Thursday, 21 August 2008

Tip: Release Version Management

During my work on Software Development one of the issues I had to consider is a way of numbering different software releases. Below is a list of examples specifying different releases and their corresponding versions. Number in brackets corresponds to internal version of compiled assembly. Number before brackets displayed in About Box or Splash Screen for a user.

V1.0 RC1 ( This is a Release Candidate 1 or Beta Version 1 sent to testers
V1.0 RC2 ( Testers found errors and development team released fixes in Release Candidate 2
V1.0 (1.0.0) First Stable Release which deployed to production
V1.0.1 RC1 ( Fixes made to production version sent to testers in Release Candidate 1
V1.0.1 RC2 ( Fixes made to errors found by testers and released in Release Candidate 2
V1.0.1 (1.0.1) Version with fixes released to production
V1.1 RC1 ( New features are introduced and sent to testers in Release Candidate 1
V1.1 RC2 ( Fixes made to errors found by testers and released in Release Candidate 2
V1.1 (1.1.0) Stable Release with new features deployed to production

And so on ....

Now you may notice a couple of unusual records. First, testing release start from and second, stable release internal version has only 3 digits. For Windows Environment Variables Manager (EnvMan) I implemented a code that displays RCx wording depending on internal assembly version and so for it not to get confused about when to  remove leading 0s Beta versions start from 1. See code sample below.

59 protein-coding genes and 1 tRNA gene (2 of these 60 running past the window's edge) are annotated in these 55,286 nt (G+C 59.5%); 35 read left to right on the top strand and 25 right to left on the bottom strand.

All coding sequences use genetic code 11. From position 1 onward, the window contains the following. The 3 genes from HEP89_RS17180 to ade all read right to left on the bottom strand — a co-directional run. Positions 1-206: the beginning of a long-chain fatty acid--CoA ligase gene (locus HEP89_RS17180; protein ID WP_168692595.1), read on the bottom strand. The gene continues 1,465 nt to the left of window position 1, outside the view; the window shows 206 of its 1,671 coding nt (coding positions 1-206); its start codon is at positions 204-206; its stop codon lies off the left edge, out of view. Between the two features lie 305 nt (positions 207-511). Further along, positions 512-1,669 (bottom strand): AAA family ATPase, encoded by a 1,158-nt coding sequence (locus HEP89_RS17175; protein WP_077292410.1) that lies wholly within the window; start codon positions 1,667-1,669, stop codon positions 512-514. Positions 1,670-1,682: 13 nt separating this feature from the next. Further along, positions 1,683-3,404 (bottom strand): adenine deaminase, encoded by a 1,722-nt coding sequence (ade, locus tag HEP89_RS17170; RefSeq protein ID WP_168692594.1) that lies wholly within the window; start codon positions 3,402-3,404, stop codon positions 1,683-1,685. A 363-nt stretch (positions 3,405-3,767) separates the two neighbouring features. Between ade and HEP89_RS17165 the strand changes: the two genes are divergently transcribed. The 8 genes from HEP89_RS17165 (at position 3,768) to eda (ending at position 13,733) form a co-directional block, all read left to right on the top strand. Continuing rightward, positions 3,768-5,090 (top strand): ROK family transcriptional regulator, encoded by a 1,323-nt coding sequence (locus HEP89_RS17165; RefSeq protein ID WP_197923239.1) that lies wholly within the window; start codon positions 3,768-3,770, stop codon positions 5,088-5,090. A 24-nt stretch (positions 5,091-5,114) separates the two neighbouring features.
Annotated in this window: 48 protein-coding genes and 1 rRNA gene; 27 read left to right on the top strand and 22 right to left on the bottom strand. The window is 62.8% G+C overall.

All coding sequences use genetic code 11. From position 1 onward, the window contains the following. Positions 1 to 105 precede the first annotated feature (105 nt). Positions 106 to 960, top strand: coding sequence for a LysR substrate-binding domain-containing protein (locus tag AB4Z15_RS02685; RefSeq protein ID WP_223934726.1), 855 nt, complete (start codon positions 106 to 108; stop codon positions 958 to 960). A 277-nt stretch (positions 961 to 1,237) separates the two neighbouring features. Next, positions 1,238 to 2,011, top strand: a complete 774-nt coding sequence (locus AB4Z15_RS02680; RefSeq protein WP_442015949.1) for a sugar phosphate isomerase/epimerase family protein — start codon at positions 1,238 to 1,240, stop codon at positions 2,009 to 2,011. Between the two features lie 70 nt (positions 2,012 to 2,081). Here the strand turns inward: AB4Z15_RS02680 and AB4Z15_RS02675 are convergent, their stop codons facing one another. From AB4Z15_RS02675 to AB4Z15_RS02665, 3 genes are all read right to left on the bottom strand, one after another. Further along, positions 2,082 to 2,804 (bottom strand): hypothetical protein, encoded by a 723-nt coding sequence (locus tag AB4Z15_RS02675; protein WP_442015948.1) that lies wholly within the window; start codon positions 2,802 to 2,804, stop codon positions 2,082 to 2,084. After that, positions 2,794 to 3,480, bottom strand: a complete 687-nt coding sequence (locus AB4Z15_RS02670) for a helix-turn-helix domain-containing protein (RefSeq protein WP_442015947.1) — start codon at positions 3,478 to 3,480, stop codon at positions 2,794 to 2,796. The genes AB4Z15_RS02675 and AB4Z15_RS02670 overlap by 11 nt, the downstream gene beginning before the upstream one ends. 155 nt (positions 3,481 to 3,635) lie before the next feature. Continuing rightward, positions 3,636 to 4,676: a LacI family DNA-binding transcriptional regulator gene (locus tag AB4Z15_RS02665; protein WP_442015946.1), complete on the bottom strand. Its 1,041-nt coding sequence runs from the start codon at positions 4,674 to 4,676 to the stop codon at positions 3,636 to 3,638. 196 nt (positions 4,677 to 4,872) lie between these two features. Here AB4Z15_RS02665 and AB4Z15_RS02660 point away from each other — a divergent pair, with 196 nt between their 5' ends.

/// <summary> /// Gets the package version. /// </summary> /// <value>The package version.</value> public string PackageVersion { get { string VERSION_SEPERATOR = "."; Version version = Assembly.GetExecutingAssembly().GetName().Version; string build = (version.Build == 0) ? string.Empty : VERSION_SEPERATOR + version.Build; string revision = (version.Revision == 0) ? string.Empty : " RC" + version.Revision; string packageVersion = "V" + version.Major + VERSION_SEPERATOR + version.Minor + build + revision; return packageVersion; } }

Second unusual statement: For stable releases can be a problem when trying to install it on top of beta version. MSI Windows Installer may get confused between versions. I haven verified this yet, but it will be safer in this case to remove any Beta versions before installing production release.

I am happy to hear any feedback, please share your experience in the comments.

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